Politics, Business & Culture in the Americas

AMLO This Week: Trade, Party Money, and Mexico City’s New Airport

Reading Time: 4 minutesA weekly rundown of news on Mexico’s next president.
Reading Time: 4 minutes


Reading Time: 4 minutes

Subscribe here to receive AMLO This Week by email

Correction appended below. 

It was a big week for trade in Andrés Manuel López Obrador’s Mexico.

Jesús Seade, López Obrador’s pick to lead NAFTA negotiations, suggested the incoming administration could show flexibility on key sticking points in the ongoing trade talks. Seade told The Wall Street Journal that negotiators “should be willing to explore options and alternatives” on conflict resolution mechanisms, and suggested room for “an intermediate position” on rules of origin for the automotive sector.

Seade traveled to Washington on Thursday for a bilateral NAFTA session with U.S. and Mexican government officials. Though Seade participated as an observer, some analysts questioned his presence at the negotiating table, saying López Obrador’s signal of flexibility could lead the U.S. to wait for a better deal from the incoming administration.

Earlier in the week, Seade and others met in Mexico City with a Canadian delegation led by foreign secretary Chrystia Freeland. In a press conference following the meeting, López Obrador’s team said it was committed to keeping NAFTA a trilateral agreement.

While both U.S. and Mexican officials have recently expressed optimism about the talks, the threat of Donald Trump still looms: In a letter to López Obrador made public this week, the U.S. president threatened to “go a much different route” that would be “far more profitable for the United States and its taxpayers” if the talks aren’t concluded quickly.

The Energy Team

López Obrador on Friday presented the team he’ll ask to oversee what could be a major shift in Mexican energy policy. Among the more familiar names was Manuel Bartlett, who will take over as head of CFE, Mexico’s state-run electric utility. Bartlett, who served as interior secretary for former President Miguel de la Madrid, has called President Enrique Peña Nieto’s 2013 energy reforms a “betrayal.”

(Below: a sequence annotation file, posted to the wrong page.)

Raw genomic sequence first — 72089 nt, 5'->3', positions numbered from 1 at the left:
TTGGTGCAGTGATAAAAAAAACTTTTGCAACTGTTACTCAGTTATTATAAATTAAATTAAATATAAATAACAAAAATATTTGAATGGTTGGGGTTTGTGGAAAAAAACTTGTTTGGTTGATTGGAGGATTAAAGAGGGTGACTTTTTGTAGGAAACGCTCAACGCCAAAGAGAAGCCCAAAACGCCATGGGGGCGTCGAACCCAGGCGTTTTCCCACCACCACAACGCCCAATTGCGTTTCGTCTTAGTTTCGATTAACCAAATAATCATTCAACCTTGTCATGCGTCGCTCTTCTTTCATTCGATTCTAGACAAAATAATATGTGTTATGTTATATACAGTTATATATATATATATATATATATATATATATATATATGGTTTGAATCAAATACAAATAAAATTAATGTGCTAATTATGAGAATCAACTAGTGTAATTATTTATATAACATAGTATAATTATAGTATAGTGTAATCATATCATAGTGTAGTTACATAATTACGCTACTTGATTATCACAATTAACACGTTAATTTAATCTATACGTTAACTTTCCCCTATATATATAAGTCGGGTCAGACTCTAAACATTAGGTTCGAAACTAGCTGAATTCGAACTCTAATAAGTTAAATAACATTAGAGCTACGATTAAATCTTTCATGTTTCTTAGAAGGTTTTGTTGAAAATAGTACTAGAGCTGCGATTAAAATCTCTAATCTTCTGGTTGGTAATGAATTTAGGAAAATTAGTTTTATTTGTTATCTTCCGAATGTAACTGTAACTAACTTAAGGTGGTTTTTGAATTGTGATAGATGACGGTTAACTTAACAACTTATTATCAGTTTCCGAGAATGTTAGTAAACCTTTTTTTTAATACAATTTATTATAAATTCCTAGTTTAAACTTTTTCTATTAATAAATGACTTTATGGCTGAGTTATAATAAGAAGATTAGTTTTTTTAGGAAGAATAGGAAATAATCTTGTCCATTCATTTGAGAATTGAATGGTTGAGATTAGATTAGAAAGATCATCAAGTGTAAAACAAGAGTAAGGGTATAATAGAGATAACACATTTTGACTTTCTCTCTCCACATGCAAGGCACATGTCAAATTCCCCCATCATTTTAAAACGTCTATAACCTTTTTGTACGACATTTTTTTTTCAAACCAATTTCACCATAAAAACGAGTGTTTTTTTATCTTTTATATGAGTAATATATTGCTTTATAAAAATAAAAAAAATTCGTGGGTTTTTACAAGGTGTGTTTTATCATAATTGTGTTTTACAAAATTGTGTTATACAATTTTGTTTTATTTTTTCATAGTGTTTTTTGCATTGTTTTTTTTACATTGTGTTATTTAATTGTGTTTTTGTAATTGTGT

Octavio Romero Oropeza, a long-time AMLO supporter and former congressman, will serve as general director of state-oil firm Pemex. López Obrador also confirmed that he would nominate Rocío Nahle, a congresswoman and former Pemex hand, as energy secretary, and Alberto Montoya as undersecretary. On the whole, López Obrador’s nominees are seen as having a strong nationalistic bent regarding natural resource production.

When making the announcement, López Obrador also said he would devote 175 billion pesos (about $9.4 billion) next year to “rescuing” Mexico’s energy industry – including an additional 75 billion pesos for Pemex to explore and drill for oil. He also stood by his pledge to build a new oil refinery, planned for his home state of Tabasco, and a promise that gas prices would fall three years into his term. Back in 2013, Peña Nieto made similar promises about gas and electricity prices. His (largely successful) energy reform might be more popular today had he not.

Party’s Over

Members of Congress from López Obrador’s Morena party on Wednesday proposed a constitutional reform that would reduce public funding for political parties by 50 percent. Rodrigo Abdalá, a Morena congressman, called the current system a “perverse spiral of money that has helped widen political corruption.”